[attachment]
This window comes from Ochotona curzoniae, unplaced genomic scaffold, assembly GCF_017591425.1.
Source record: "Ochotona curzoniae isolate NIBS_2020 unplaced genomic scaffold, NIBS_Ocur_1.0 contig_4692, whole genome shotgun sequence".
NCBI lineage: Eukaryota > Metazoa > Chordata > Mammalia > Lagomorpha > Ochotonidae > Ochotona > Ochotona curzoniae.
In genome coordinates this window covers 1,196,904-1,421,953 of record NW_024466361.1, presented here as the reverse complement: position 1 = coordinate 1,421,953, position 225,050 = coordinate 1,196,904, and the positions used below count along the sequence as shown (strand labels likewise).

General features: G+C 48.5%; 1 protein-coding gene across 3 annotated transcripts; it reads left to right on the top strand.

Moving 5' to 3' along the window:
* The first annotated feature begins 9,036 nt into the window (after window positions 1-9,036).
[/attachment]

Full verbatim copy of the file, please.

This window comes from Ochotona curzoniae, unplaced genomic scaffold, assembly GCF_017591425.1.
Source record: "Ochotona curzoniae isolate NIBS_2020 unplaced genomic scaffold, NIBS_Ocur_1.0 contig_4692, whole genome shotgun sequence".
NCBI lineage: Eukaryota > Metazoa > Chordata > Mammalia > Lagomorpha > Ochotonidae > Ochotona > Ochotona curzoniae.
In genome coordinates this window covers 1,196,904-1,421,953 of record NW_024466361.1, presented here as the reverse complement: position 1 = coordinate 1,421,953, position 225,050 = coordinate 1,196,904, and the positions used below count along the sequence as shown (strand labels likewise).

General features: G+C 48.5%; 1 protein-coding gene across 3 annotated transcripts; it reads left to right on the top strand.

Moving 5' to 3' along the window:
* The first annotated feature begins 9,036 nt into the window (after window positions 1-9,036).